How and Why to clone your Mac Hard Drive

by Guest Author on December 28, 2012

in Mac OS X

A clone is a bootable backup of your Mac’s hard drive that provides redundancy for both your data and the Macintosh Operating System. You can keep backup in various form like Image, Clone etc..If you face system crash or data loss situation, clones provide a way to rollback your Mac OS X installation.

Cloning Requirements:

When you create clone, the size of destination drive should be larger or equal. The cloning process erases the destination drive, copies all files from the source drive, then makes the clone drive bootable. You can use an internal or external drive for the clone. Intel Macs can boot from external FireWire or USB drives.

Cloning with Stellar Drive Clone:

There are a number of utilities you can use to clone your Mac’s drive. One of the oldest and most popular are or Stellar Drive Clone. Stellar Drive Clone offers Mac users the safest means to clone your Mac hard drive by using several advanced and highly reliable mechanisms through which your data remain protected. The software allows cloning the entire Mac hard drive to a different drive or a particular volume to another volume, folder, or network drive.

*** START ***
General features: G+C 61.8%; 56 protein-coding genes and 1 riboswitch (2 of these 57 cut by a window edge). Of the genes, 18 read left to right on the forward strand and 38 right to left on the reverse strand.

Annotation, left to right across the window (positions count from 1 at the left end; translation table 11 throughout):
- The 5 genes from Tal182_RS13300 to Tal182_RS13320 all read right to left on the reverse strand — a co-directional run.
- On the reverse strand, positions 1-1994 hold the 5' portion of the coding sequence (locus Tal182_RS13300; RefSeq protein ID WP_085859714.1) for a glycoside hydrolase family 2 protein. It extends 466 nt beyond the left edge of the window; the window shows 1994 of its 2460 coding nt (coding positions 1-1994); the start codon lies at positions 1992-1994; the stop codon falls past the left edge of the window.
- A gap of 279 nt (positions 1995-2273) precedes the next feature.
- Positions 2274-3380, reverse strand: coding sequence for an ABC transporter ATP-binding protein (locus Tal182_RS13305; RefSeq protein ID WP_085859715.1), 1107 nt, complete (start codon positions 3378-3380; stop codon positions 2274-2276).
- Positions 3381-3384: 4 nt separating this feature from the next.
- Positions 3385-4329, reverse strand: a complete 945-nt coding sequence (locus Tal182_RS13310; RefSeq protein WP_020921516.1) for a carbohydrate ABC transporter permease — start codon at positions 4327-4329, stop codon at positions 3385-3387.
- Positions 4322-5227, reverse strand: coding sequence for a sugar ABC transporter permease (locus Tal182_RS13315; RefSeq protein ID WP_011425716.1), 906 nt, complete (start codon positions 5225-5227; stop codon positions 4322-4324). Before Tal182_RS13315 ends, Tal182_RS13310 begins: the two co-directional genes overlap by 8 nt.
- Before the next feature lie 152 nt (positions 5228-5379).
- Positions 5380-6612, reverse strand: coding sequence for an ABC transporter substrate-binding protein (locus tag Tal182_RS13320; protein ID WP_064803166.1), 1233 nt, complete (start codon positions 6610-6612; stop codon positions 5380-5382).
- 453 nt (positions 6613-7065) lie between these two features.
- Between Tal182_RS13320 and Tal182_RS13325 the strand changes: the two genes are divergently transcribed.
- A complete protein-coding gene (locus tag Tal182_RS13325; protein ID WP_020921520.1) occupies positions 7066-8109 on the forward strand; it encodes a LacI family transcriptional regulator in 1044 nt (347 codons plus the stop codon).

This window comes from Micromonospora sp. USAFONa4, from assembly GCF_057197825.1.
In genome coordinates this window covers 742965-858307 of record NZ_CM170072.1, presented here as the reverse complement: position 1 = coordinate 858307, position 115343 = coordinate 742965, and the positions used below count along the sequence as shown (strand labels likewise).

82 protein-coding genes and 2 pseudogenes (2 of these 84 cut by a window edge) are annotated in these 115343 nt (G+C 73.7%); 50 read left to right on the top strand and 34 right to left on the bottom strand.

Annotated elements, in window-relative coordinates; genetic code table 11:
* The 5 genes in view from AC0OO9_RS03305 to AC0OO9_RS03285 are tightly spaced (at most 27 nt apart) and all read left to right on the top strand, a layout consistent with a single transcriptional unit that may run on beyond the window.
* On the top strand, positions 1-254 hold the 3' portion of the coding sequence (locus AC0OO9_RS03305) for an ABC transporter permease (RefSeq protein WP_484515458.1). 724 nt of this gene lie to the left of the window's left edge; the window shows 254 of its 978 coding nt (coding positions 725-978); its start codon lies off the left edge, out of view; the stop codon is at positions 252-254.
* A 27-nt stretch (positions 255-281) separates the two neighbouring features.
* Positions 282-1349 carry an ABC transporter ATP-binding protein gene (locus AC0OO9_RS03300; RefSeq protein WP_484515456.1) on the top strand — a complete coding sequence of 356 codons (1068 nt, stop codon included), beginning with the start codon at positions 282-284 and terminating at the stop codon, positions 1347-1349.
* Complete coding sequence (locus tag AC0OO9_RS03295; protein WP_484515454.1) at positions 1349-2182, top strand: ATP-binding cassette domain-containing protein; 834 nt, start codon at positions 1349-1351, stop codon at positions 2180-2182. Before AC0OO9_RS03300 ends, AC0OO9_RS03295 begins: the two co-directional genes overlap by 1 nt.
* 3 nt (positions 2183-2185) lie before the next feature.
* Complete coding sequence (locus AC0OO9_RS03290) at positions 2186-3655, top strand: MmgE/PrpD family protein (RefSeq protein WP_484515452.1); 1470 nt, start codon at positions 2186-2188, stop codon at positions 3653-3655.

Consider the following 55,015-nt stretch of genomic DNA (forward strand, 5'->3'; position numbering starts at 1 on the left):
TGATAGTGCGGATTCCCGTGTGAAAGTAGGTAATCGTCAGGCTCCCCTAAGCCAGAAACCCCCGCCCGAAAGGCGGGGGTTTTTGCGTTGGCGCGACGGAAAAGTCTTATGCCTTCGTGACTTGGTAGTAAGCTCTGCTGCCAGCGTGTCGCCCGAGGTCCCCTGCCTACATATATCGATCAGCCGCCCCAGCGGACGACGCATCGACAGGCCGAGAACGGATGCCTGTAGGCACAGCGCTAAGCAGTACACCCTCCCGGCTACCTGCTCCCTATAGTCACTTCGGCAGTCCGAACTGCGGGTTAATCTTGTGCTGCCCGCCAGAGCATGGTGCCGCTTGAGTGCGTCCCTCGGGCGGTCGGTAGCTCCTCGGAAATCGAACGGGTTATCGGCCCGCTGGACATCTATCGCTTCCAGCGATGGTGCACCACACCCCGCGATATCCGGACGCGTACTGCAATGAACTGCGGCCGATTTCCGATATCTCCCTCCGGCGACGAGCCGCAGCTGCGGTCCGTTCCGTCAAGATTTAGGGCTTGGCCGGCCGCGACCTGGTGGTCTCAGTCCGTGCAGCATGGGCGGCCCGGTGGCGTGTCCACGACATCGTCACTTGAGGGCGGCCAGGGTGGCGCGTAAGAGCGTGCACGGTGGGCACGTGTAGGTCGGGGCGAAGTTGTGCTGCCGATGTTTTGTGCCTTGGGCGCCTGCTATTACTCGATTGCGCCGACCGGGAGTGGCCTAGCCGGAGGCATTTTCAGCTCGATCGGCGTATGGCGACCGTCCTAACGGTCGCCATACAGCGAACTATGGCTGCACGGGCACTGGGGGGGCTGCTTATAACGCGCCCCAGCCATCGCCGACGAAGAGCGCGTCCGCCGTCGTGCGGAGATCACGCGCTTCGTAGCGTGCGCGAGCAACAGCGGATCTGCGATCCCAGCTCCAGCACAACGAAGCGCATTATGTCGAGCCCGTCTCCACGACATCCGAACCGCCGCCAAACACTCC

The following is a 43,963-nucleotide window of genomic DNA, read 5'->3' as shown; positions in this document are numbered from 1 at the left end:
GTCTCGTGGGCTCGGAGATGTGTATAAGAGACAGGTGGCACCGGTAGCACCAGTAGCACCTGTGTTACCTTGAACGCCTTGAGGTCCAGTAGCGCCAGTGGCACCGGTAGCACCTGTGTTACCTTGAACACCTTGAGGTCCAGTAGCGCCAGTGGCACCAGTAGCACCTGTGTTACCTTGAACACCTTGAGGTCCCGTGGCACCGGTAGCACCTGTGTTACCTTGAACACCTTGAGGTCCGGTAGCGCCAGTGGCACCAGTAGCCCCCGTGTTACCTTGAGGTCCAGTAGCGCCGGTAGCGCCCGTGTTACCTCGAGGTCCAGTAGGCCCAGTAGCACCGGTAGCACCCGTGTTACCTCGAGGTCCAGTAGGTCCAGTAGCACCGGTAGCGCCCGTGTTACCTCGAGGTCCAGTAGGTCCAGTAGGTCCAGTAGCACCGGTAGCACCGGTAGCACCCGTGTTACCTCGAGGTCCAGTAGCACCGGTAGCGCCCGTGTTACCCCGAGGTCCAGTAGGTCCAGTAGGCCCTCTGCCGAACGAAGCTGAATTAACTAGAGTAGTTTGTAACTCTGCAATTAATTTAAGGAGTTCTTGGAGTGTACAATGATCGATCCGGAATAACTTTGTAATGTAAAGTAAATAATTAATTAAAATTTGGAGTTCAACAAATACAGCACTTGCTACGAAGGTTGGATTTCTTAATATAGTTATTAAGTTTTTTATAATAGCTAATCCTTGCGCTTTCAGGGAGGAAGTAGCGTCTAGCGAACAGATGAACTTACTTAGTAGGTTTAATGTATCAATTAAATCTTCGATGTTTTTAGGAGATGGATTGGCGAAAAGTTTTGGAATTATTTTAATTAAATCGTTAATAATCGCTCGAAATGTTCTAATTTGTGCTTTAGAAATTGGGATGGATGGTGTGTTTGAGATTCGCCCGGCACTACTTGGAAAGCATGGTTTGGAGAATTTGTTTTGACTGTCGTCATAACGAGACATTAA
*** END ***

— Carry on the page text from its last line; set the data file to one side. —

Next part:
You can create an exact sector-by-sector image of your Mac hard drive or any specific volume on the drive and save this image at any desired location.

Features:

1. Creates an exact, identical replica of your Mac Disk to another Disk/Volume.

2. Clones drives formatted with MBR (Master Boot Record) partition map scheme.

3. Supports Solid-state drives and exFAT-formatted drives.

4. Clones your volume to another volume, folder, or a network drive.

Many people love to keep backup with Time Machine. Time Machine archive is not bootable but contains multiple versions of your files. I use both methods on my Mac Pro with multiple internal drives. One drive is my boot disk, the second is a clone that gets daily incremental updates, and the third contains my Time Machine data.

Issues with Time Machine:

1. Backup is not bootable: Even though Time Machine backs up every file on your disk but if your internal HD fails, you can’t boot directly from your Time Machine backups.

2. It doesn’t keep data forever: Time Machine doesn’t keep its copies of changed/deleted items forever, and you’re usually not notified when it deletes them.

4. Doesn’t compress files: It doesn’t store duplicate copies of files, so it doesn’t compress Mac files.

[tp lang=”en” only=”y”]

Guest article written by: Jyoti Kumari is a Mac user and believes in making life better with latest and useful technology in Mac. Want to share ideas and research on Mac utilities to Mac drive clone and optimize Mac drive.

[/tp]

[tp not_in=”en”]

Guest article written by: Jyoti Kumari is a Mac user and believes in making life better with latest and useful technology in Mac. Want to share ideas and research on Mac utilities to Mac drive clone and optimize Mac drive.

[/tp]

Related articles you might find interesting:

Comments & Leave a Comment

comments

{ 0 comments… add one now }

 

Leave a Comment

CommentLuv badge

Previous post:

Next post: